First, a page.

Review by Leon Gettler
An exceptional album. Their previous album Moments In Time had a folkish feel to it. This one is different; it tells a story, a tale of collaboration between different cultures, South American and Asian, Middle Eastern and European, a blend of jazz, world music, pop and a bit of R&B. The result: a multi-layered cultural mix that can only be Australian, a product of a nation created by immigrants who brought their backgrounds with them and wove it into the nation’s cultural fabric. This is unmistakeably Australian jazz, a genre you wouldn’t hear anywhere else in the world.
To do this, Pertout and Dassenaike have brought together talented musicians from around the world. They have assembled a line-up to die for, bringing together jazz luminaries from Australia and around the world, something that’s rare on any album. That’s only one reason why this album is so captivating.
The album is intensely personal, capturing the Latin American and Southern Asian roots. You can feel it in the first piece ‘Nothing To Hide’ which opens with an Andean feel with Pertout playing the panpipes, bombo, bongos, shakers, glockenspiel and doing the handclaps with Dassenaike’s ethereal voice floating over the top like an ocean wave. The standout feature on this track is the superb piano solo from Dee Dee Bridgewater’s pianist and arranger Edsel Gomez who has also worked with everyone from Gary Burton, Chick Corea and Jerry Gonzalez to Claudio Roditi and Don Byron.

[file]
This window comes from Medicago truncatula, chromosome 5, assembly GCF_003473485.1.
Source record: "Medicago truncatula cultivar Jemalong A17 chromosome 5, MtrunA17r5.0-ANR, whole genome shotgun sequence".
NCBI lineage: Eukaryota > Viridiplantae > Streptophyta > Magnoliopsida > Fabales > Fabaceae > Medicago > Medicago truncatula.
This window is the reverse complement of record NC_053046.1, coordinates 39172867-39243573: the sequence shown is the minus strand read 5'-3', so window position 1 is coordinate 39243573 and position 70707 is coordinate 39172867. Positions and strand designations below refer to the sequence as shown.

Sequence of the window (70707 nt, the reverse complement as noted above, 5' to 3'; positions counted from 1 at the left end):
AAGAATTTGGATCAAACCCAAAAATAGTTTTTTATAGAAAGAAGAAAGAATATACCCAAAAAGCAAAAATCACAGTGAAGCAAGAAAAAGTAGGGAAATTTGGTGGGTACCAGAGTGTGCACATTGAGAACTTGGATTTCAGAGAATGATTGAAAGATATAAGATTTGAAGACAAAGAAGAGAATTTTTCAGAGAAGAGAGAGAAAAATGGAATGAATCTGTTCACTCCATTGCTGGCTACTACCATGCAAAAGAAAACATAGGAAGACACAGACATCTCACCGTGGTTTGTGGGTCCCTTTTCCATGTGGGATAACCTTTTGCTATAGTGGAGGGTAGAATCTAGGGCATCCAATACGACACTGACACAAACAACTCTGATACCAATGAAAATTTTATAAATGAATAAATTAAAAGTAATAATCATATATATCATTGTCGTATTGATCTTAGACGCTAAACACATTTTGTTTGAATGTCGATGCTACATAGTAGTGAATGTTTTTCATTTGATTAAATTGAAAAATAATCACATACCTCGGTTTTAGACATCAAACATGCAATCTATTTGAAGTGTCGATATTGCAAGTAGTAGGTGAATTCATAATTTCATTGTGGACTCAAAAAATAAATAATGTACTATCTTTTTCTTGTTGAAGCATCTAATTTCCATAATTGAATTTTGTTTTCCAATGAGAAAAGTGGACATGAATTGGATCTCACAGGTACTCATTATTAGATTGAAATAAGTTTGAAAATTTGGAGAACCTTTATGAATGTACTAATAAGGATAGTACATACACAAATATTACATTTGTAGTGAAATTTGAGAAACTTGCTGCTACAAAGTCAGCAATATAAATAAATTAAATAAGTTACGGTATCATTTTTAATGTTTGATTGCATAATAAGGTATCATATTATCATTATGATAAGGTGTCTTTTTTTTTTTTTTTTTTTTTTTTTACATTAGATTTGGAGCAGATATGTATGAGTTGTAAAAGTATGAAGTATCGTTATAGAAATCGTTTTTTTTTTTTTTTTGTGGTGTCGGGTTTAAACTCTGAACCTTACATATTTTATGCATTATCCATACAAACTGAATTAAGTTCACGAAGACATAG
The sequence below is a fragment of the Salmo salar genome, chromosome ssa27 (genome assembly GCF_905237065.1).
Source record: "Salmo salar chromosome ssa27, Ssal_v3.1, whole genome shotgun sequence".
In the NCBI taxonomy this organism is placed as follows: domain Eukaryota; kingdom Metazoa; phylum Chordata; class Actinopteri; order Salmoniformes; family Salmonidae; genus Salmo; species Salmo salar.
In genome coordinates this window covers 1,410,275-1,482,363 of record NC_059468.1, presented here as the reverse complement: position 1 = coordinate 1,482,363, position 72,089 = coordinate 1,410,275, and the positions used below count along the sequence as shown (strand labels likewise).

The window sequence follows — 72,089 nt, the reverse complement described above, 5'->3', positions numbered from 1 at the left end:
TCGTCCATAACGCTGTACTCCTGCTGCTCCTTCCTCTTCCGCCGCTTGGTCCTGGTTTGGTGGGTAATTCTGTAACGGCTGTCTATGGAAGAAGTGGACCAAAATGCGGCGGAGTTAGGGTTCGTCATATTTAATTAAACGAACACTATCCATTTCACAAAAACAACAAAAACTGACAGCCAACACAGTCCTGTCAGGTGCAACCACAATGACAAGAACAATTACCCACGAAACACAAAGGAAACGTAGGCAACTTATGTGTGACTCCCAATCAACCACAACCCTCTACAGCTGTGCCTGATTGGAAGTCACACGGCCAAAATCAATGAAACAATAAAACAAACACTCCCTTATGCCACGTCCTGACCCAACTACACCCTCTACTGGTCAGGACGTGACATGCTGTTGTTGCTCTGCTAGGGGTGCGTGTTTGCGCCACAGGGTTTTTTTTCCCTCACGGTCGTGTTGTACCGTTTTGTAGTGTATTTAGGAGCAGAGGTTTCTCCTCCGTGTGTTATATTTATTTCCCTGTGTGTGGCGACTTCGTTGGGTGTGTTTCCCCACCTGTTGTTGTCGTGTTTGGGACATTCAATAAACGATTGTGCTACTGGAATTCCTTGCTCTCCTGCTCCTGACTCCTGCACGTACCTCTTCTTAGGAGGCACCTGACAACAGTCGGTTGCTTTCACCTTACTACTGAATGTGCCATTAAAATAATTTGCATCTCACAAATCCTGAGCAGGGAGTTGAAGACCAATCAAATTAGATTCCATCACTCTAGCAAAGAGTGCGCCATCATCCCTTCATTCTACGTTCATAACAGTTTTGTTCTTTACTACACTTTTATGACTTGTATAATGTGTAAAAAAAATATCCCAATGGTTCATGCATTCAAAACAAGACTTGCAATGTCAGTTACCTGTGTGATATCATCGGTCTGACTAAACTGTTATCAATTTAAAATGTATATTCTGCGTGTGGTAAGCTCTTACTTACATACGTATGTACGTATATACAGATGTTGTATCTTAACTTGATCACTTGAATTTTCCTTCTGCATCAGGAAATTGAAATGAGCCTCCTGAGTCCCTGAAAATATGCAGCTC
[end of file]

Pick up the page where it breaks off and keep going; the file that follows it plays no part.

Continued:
You hear it in the next track too, ‘Little Promises’ which is based on a traditional Sri Lankan folk melody. Dassenaike expands on the theme, taking it in new directions. Listen out for pianist Andrea Keller’s backing on here, making sure she stays well and truly in the background in the background. The highlight on this track is Mike Stern’s guitar that seems to come out of nowhere giving a slight R&B flavour. Stern also features on the track ‘Falling’ and ‘Wanderlust’ His guitar makes an enormous difference here. ‘Falling’ is a track that bursts with joy as we hear Dassenaike’s voice blending in with the bongos, shaker, cymbals and other percussive effects from Pertout.
The cultural mix is also captured perfectly on the track ‘Un Mismo Camino’ which in Spanish means “on the same pathway”. With its Latin American feel, Dassenaike’s voice soars above it, dancing around the rhythms perfectly. Paul Grabowsky’s piano accompaniment is sublimely subtle and it’s capped off by Miroslav Bukovsky’s ethereal voicings on the flugelhorn. Listen out for Egyptian percussionist Hossam Ramzy on tabla, apparently recorded at a London studio, and Cuban violinist William Roblejo.
And to cap off that unmistakably Australian feel, we have the track ‘Clear Water’ which creates a shifting urban landscape. The sound is straight out of the city with street scenes recorded in Havana, Cuba. The feel here is of constant movement and dynamism with Tom E Lewis providing the sound of the didgeridoo and his own chanting vocals against the congas, triangle, bombo and vibes of Pertout.
Australian jazz at its best.
Alex Pertout – percussion
Nilusha Dassenaike – voice
David Alfaro – piano
Miroslav Bukovsky – flugelhorn
Evripides Evripidou – bass
Edsel Gomez – piano
Paul Grabowsky – piano
Luke Howard – piano
Andrea Keller – piano
Tom E Lewis – didgeridoos, vocals
Craig Newman – bass
John Norton – oud
Peter Petrucci – electric, acoustic guitars
Alan Plachta – lead, rhythm guitars
Hossam Ramzy – Egyptian tabla
William Roblejo – violin
Adrian Sherriff – flute
Mike Stern – lead, rhythm guitars
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